At Indian River’s organizational meetings, it appears that private ballots have been used for (contested) board leadership positions for years. When necessary, the IR school board also appoints new members similarly to hiring employees: privately interviewing candidates in executive session and voting on “Candidate 2” instead of the name. They have previously used secret balloting for a contested board-member appointment (although a stalemate forced a role call in that case).

In November of 2019, the AG’s Office concluded that the Christina school board “violated FOIA by conducting a secret ballot vote,” “To comply with FOIA, we recommend that the board conduct a new vote by roll call … in a manner by which votes may be observed by the public and attributed to individual members.”

A tight race for president

With the school board having opted to continue its secret ballot tradition, it then took three tries for the board to choose their leadership for the 2020-2021 school year.

The first anonymous vote was tied, 5-5. The second vote was 5-4 in favor of Layfield over Wright, but he still had not obtained the necessary supermajority.

If there is no satisfactory election of a president, then the sitting vice president is often considered to be next in line for that role, Layfield said, and Hattier (who first nominated Wright) agreed with that interpretation.

However, “I think it’s our task here to make determination for president and vice president,” Owens advised, and the others agreed.

On the third anonymous vote, Layfield was officially elected president, 6-4.

Then Wright was quickly and unanimously elected vice president, by voice vote.

Beforehand, each nominee gave a brief statement of their desire to serve. Layfield (who represents IRSD’s District 2) has 10 years with the school board, at least half of which was as vice president, and he’s been a leader among IR committees for Comprehensive School Safety and Buildings & Grounds. He is a troop commander for the Delaware State Police and now takes the seat of longtime board president Charles “Charlie” Bireley.

Wright (District 3) said she wants to lead as IR faces a number of issues coming down the road, especially with her experience as a federal government employee (U.S. Department of Agriculture, retiring in upper management) and, now, with her having the time to dedicate to the position.

Candidates and construction

Four board members also took their oaths of office in August, one month later than usual, since school board elections were delayed under Delaware’s State of Emergency and COVID-19 precautions. They swore to uphold Delaware laws on public education; support the U.S. and Delaware constitutions; and exchange no votes for favors.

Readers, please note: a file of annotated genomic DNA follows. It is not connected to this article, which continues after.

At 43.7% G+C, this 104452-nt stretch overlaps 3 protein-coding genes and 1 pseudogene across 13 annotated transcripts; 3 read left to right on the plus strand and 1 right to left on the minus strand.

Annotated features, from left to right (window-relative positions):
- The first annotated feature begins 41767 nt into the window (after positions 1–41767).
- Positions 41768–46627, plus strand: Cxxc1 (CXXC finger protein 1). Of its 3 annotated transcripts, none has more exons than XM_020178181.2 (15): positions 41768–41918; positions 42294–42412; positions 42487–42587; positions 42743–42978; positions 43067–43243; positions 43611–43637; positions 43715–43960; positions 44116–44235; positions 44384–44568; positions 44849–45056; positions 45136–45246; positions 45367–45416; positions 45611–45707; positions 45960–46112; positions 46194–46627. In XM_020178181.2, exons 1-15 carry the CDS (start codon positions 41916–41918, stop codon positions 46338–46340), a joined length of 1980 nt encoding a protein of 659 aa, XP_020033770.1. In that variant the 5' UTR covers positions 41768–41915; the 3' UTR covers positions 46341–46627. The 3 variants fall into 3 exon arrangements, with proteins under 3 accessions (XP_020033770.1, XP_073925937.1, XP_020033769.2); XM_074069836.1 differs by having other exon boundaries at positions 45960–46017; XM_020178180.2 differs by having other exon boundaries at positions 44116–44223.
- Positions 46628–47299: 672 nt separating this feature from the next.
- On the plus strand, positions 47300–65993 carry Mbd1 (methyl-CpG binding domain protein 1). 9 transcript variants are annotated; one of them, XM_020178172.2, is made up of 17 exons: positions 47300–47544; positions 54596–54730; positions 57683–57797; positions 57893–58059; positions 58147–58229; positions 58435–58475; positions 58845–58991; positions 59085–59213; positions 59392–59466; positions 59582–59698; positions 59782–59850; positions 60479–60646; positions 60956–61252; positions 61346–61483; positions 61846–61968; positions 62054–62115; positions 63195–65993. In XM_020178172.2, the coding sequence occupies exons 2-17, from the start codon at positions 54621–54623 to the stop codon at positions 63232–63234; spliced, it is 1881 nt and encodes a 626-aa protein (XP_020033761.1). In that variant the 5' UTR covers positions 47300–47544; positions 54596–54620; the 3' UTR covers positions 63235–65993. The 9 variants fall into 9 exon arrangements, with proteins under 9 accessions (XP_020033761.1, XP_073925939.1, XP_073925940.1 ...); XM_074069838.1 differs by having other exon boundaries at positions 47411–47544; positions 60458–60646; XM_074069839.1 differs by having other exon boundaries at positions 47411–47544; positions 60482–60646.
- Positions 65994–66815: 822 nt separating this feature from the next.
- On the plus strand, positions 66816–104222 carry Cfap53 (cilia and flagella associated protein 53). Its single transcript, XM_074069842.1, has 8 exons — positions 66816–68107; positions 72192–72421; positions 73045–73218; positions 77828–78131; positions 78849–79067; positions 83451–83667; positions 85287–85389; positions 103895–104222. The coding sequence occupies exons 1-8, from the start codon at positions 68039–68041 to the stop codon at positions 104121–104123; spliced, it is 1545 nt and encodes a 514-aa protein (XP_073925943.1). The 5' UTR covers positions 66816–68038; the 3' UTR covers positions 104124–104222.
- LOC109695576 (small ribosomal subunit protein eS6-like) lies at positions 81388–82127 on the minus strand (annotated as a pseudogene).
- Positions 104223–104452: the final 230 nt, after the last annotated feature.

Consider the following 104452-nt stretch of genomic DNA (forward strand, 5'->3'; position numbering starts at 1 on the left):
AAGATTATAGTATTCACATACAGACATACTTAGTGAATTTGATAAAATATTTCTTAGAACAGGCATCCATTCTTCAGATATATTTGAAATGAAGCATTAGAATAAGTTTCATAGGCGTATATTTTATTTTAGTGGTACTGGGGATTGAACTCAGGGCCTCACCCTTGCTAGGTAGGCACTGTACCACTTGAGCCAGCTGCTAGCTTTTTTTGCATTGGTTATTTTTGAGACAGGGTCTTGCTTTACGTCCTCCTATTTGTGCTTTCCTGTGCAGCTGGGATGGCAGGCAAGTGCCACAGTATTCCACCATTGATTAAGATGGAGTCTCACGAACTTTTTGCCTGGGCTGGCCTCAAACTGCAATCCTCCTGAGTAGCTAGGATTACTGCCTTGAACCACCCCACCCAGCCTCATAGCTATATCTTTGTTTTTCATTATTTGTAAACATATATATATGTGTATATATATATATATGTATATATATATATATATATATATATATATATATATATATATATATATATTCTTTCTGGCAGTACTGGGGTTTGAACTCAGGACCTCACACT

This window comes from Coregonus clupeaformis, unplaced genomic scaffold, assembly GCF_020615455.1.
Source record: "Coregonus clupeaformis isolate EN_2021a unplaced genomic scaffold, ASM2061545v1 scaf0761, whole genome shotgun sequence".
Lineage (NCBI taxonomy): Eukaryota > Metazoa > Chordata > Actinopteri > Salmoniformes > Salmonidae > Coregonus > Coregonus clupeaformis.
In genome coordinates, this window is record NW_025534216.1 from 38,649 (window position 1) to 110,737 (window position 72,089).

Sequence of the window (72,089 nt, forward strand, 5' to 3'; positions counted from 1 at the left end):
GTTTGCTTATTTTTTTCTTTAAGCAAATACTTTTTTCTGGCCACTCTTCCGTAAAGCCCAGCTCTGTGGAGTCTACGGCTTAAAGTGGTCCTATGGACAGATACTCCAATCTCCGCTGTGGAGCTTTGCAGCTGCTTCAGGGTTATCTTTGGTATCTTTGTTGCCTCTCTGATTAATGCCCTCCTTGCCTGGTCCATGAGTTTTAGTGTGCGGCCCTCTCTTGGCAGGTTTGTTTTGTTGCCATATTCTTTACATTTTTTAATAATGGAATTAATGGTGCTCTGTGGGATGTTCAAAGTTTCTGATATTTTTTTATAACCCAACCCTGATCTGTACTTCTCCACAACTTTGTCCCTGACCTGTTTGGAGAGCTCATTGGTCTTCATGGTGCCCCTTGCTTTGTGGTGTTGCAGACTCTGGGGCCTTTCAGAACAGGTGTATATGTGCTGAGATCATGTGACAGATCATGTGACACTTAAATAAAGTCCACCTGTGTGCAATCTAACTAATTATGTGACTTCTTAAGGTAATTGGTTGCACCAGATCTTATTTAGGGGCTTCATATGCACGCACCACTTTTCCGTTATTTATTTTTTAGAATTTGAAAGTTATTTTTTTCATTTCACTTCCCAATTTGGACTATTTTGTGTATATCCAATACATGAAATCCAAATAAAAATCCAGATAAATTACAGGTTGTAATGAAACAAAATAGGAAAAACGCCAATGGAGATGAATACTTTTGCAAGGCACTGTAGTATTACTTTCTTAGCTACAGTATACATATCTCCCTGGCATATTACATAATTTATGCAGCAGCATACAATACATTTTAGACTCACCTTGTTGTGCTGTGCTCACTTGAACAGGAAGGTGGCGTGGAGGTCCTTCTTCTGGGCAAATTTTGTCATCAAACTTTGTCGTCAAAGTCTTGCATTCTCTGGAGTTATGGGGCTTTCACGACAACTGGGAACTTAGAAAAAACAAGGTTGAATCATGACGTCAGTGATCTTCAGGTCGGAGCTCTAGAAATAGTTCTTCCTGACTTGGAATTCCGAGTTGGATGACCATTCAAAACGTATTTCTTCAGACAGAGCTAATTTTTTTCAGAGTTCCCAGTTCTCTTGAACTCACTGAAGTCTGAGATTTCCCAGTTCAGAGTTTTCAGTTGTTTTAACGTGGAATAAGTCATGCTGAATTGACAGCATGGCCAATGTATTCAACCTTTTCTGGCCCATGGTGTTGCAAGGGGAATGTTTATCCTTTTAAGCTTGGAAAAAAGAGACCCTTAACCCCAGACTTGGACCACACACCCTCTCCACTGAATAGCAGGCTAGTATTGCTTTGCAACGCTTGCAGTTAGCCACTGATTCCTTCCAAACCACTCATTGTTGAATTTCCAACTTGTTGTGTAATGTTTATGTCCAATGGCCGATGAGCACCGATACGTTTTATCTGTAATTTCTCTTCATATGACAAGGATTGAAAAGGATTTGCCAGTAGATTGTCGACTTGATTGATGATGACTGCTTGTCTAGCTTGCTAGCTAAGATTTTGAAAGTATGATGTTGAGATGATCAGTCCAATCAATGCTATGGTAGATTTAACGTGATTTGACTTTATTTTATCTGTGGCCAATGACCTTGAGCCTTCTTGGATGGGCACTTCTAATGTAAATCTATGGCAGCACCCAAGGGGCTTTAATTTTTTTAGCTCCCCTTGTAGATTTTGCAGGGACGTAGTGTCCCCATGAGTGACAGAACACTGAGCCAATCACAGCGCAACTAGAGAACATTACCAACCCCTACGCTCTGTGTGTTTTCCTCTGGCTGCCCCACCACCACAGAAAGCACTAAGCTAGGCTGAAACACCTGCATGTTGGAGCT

Beginning a five-year term were new members Leo J. Darmstadter III and Anthony Cannon (both District 1), and Constance “Connie” Pryor (District 5); and re-elected incumbent Peden (District 2).

This was the board’s first in-person meeting after several months of videoconferencing. The elected officials were spread out farther than usual, two seats per table.

“I felt comfortable. We were sociality distanced, we were wearing masks, so it was great to see everybody [although it was] a little different with the tables spread” and fewer audience members, Peden noted. He said he enjoyed watching the new board members take their oaths on stage, “just to see their emotions and smiles and see their eyes light up.”

Board members got right to work on Aug. 3. The IRSD will construct two new buildings in the coming years, and after two finalists were interviewed to design the new Sussex Central High School building, the school board chose ABHA/BSA+A (Buck Simpers Architect + Associates Inc.) of Wilmington.

“We think both of those companies were cream of the crop,” but were particularly impressed with ABHA’s presentation, and will continue using Fearn & Clendaniel Architects for the new Howard T. Ennis School, Layfield reported.

The recommendation came from an internal search committee, and the board vote was 6-0-4 (with abstentions from Hattier, Darmstadter, Peden and Pryor).

The IRSD Board of Education’s next regular monthly meeting will be Monday, Aug. 24, at 7 p.m.

Staff Reporter

Laura Walter is an award-winning reporter on schools, environment, people and history. A graduate of Indian River High School and Washington College, she has rappelled off a building and assisted a magician, and encourages readers to act on local issues.